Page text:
For those of us who aren’t trans women, we have work to do. Our responsibility as a feminist organization is to push back against transmisogyny in meeting rooms, and in the movement, and right now, we’re re-committing to doing just that.”

Your responsibility as an ostensibly feminist organization is to centre the needs of females in your organization.

Period.

Shame on you for throwing women (adult human females) under the bus in your nebulous quest for ‘inclusivity’.

“The days of complicity with transmisogyny and trans-exclusionary feminism need to come to an end, as more trans women are speaking up and more organizations are willing to listen.”

Transmisogyny doesn’t exist.  Queer theoretical terms often don’t apply in reality, go figure.  The actual problem, male violence and the misogyny that goes along with it needs to be addressed.  Try starting there.

“We need to be vocal and to encourage our friends, family, and colleagues to examine their transmisogyny. We need to stop excusing it under the guise of feminism.”

Falling over yourself to meet male needs is nothing new in society. It isn’t part of meaningful feminist action.  When you’ve worked through your reality problems, please come back and give effective feminism a go.

Right now, we need to push back against trans exclusionary rhetoric, stop calling it feminism, and remember what revolution we’re working towards.

Do you even realize the level of newspeak going on here?  You issued this response in terms of the only rape crisis centre in Vancouver that explicitly catered to females and a female only space – losing their funding – and the furor it justifiably caused.  From your high-horse of ‘inclusion’ you are speaking against the choice of women, who chose not to associate with men in a RAPE CRISIS CENTRE.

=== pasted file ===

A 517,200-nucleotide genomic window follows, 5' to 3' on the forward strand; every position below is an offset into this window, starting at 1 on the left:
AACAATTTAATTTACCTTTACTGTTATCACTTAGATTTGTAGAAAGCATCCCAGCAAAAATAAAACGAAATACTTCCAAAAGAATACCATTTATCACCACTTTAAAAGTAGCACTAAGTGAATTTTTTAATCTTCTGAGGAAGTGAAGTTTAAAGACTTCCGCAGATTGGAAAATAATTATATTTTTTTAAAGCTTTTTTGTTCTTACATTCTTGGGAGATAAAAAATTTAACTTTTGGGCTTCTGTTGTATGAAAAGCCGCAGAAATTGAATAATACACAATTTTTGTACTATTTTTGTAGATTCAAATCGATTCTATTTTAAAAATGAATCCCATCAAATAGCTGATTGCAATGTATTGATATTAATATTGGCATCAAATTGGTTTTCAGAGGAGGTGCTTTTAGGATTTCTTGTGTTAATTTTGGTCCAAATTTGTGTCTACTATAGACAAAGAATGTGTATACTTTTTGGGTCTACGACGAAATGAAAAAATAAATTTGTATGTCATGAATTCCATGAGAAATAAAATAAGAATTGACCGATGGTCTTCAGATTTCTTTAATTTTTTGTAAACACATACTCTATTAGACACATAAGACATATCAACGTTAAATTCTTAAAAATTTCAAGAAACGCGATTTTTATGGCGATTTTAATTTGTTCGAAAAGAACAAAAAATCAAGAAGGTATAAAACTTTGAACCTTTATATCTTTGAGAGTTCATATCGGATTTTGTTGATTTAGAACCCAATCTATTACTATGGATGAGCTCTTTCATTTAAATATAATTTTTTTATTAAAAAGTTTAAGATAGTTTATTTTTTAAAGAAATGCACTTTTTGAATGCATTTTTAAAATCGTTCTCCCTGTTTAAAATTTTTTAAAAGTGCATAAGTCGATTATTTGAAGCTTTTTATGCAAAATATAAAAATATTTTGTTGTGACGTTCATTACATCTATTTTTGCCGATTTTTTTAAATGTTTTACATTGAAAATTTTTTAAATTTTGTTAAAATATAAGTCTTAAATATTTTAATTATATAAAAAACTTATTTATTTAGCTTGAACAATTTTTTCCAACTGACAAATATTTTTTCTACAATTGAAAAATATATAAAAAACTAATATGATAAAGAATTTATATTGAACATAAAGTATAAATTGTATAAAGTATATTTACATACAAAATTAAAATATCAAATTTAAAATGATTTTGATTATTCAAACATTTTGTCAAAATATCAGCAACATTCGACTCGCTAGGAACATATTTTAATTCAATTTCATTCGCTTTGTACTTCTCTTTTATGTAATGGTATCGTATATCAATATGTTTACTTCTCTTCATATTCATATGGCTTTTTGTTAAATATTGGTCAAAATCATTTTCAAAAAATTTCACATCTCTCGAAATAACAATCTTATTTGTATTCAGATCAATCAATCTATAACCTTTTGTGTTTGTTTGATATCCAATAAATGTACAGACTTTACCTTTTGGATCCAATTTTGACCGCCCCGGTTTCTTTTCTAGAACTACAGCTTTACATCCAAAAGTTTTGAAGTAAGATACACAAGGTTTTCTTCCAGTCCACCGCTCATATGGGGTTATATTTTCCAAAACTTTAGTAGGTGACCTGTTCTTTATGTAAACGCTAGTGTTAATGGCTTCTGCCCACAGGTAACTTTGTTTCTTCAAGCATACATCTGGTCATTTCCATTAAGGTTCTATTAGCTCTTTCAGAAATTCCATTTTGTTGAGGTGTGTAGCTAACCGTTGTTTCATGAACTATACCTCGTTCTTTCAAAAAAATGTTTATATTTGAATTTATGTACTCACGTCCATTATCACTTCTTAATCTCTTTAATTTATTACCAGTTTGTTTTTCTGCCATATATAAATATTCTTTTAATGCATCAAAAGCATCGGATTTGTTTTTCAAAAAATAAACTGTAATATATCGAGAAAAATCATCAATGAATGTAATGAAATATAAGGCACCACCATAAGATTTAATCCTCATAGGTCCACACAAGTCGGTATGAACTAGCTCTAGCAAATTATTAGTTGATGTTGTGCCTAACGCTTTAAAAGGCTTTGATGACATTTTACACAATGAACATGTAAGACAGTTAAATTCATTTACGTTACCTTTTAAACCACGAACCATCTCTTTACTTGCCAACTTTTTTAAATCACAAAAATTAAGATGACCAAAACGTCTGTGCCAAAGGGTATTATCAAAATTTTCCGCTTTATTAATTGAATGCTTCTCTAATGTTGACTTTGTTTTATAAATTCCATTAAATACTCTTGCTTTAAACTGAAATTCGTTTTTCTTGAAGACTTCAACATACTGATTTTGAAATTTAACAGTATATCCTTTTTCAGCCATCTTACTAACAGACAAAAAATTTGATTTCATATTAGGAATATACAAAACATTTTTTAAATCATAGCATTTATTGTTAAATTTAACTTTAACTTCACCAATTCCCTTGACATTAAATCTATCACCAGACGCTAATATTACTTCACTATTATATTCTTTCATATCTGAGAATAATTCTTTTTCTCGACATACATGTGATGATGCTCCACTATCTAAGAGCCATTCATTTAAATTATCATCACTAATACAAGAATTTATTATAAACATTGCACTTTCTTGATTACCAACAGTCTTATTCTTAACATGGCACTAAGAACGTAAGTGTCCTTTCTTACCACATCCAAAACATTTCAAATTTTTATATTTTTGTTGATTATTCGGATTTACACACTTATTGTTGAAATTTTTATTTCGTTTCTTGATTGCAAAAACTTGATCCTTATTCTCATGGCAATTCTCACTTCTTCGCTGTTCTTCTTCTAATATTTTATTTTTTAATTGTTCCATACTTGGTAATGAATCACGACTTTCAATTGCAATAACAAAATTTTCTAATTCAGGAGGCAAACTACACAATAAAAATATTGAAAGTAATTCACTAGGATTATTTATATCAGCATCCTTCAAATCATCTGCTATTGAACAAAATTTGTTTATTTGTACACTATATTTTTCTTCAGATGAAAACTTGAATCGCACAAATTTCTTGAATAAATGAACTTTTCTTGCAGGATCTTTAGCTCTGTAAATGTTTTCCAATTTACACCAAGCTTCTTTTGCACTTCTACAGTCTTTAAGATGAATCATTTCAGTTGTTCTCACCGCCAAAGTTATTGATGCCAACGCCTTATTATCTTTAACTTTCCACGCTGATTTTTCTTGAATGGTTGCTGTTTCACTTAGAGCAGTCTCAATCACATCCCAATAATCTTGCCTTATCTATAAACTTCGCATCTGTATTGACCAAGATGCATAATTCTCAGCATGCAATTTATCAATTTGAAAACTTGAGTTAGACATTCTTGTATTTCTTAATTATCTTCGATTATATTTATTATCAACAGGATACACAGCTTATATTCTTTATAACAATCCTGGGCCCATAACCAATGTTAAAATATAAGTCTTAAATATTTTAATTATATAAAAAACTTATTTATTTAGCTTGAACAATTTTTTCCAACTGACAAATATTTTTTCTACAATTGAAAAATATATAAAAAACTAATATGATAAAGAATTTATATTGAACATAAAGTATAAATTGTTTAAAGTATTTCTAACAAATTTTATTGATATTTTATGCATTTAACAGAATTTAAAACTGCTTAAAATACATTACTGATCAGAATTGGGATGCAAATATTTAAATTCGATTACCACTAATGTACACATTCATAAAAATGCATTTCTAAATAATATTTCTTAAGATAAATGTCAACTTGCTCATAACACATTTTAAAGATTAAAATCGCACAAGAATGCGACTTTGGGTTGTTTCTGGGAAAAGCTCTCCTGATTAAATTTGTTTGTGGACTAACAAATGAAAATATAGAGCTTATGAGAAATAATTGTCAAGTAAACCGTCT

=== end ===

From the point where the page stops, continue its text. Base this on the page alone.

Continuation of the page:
Read that again.

Take your proclamations drenched in bullcookery elsewhere.  There is feminist work to be done and until you can realign your priorities with material reality, please sod off at your earliest convenience.

 

Support women in Vancouver go and donate to the Vancouver Rape Relief and Woman’s Shelter here.

“Most girls, however much they resent their mothers, do become very much like them. Rebellion can rarely survive the aversion therapy that passes for being brought up female. Male violence acts directly on the girl through her father or brother or uncle or any number of male professionals or strangers, as it did and does on her mother, and she too is forced to learn to conform in order to survive. A girl may, as she enters adulthood, repudiate the particular set of males with whom her mother is allied, run with a different pack as it were, but she will replicate her mother’s patterns in acquiescing to male authority within her own chosen set. Using both force and threat, men in all camps demand that women accept abuse in silence and shame, tie themselves to hearth and home with rope made of self-blame, unspoken rage, grief, and resentment.”
Andrea Dworkin, Right Wing Women

It is ever more apparent that Women need to fight this battle without the help of the dudely left, as usual they’ve done gone and made a mess of things.

Hey, gonna post my reply here as well in case reality is a problem over at Dear the People.

@D.T.P

Apparently ‘dear the people’ is adverse to reality and being exposed to opposing points of view, so here is my response to their assertions. May as well copy/paste the original to maintain context.

Dear the People,

Today I woke up to find myself a “beleaguered dude”.

My most recent post The War on Women, was responded to by fellow WordPress user The Arbourist. Their post Clueless Commentary I Find on WordPress is public and I would encourage you to go read it if you would like to understand my rebuttal in context. For those of you who endeavor to be mature and refrain from enduring profanity, I would caution that their content is most disagreeable in nature.